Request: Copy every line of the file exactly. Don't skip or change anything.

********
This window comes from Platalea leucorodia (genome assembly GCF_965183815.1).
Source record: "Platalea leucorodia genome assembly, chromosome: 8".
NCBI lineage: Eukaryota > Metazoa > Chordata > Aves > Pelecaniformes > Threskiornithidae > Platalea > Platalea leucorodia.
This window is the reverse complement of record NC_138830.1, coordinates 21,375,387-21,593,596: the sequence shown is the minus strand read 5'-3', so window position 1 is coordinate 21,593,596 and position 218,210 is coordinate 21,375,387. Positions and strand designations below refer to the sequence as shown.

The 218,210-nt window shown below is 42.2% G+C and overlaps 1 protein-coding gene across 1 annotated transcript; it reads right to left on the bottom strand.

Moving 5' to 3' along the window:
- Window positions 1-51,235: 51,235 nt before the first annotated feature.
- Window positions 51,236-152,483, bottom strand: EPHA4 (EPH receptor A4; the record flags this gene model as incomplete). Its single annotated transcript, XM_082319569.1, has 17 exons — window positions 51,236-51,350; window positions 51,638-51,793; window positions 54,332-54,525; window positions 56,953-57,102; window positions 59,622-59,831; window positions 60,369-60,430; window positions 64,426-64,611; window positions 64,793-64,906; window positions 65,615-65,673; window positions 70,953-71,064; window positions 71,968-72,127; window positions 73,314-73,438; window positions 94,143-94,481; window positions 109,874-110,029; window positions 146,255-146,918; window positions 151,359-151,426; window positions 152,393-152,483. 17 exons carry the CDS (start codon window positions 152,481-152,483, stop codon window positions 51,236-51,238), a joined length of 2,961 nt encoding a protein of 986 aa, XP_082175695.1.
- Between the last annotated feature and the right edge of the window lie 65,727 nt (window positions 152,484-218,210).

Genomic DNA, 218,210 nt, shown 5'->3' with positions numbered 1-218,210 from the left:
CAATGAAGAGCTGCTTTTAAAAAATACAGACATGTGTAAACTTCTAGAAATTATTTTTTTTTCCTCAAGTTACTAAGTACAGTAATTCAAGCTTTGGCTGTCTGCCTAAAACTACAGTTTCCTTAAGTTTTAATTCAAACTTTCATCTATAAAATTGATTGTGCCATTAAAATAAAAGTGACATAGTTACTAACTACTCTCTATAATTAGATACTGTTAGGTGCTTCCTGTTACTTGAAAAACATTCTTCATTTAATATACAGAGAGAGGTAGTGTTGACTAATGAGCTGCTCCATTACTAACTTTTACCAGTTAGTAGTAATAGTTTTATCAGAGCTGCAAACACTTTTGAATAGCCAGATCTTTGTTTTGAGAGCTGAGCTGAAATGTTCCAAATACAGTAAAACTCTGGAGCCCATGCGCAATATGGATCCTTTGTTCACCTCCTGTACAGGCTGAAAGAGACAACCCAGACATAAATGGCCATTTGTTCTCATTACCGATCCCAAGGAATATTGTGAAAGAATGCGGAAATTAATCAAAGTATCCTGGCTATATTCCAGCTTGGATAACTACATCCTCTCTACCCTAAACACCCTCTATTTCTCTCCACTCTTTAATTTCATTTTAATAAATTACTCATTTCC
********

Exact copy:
This window comes from Platalea leucorodia (genome assembly GCF_965183815.1).
Source record: "Platalea leucorodia genome assembly, chromosome: 8".
NCBI lineage: Eukaryota > Metazoa > Chordata > Aves > Pelecaniformes > Threskiornithidae > Platalea > Platalea leucorodia.
This window is the reverse complement of record NC_138830.1, coordinates 21,375,387-21,593,596: the sequence shown is the minus strand read 5'-3', so window position 1 is coordinate 21,593,596 and position 218,210 is coordinate 21,375,387. Positions and strand designations below refer to the sequence as shown.

The 218,210-nt window shown below is 42.2% G+C and overlaps 1 protein-coding gene across 1 annotated transcript; it reads right to left on the bottom strand.

Moving 5' to 3' along the window:
- Window positions 1-51,235: 51,235 nt before the first annotated feature.
- Window positions 51,236-152,483, bottom strand: EPHA4 (EPH receptor A4; the record flags this gene model as incomplete). Its single annotated transcript, XM_082319569.1, has 17 exons — window positions 51,236-51,350; window positions 51,638-51,793; window positions 54,332-54,525; window positions 56,953-57,102; window positions 59,622-59,831; window positions 60,369-60,430; window positions 64,426-64,611; window positions 64,793-64,906; window positions 65,615-65,673; window positions 70,953-71,064; window positions 71,968-72,127; window positions 73,314-73,438; window positions 94,143-94,481; window positions 109,874-110,029; window positions 146,255-146,918; window positions 151,359-151,426; window positions 152,393-152,483. 17 exons carry the CDS (start codon window positions 152,481-152,483, stop codon window positions 51,236-51,238), a joined length of 2,961 nt encoding a protein of 986 aa, XP_082175695.1.
- Between the last annotated feature and the right edge of the window lie 65,727 nt (window positions 152,484-218,210).

Genomic DNA, 218,210 nt, shown 5'->3' with positions numbered 1-218,210 from the left:
CAATGAAGAGCTGCTTTTAAAAAATACAGACATGTGTAAACTTCTAGAAATTATTTTTTTTTCCTCAAGTTACTAAGTACAGTAATTCAAGCTTTGGCTGTCTGCCTAAAACTACAGTTTCCTTAAGTTTTAATTCAAACTTTCATCTATAAAATTGATTGTGCCATTAAAATAAAAGTGACATAGTTACTAACTACTCTCTATAATTAGATACTGTTAGGTGCTTCCTGTTACTTGAAAAACATTCTTCATTTAATATACAGAGAGAGGTAGTGTTGACTAATGAGCTGCTCCATTACTAACTTTTACCAGTTAGTAGTAATAGTTTTATCAGAGCTGCAAACACTTTTGAATAGCCAGATCTTTGTTTTGAGAGCTGAGCTGAAATGTTCCAAATACAGTAAAACTCTGGAGCCCATGCGCAATATGGATCCTTTGTTCACCTCCTGTACAGGCTGAAAGAGACAACCCAGACATAAATGGCCATTTGTTCTCATTACCGATCCCAAGGAATATTGTGAAAGAATGCGGAAATTAATCAAAGTATCCTGGCTATATTCCAGCTTGGATAACTACATCCTCTCTACCCTAAACACCCTCTATTTCTCTCCACTCTTTAATTTCATTTTAATAAATTACTCATTTCC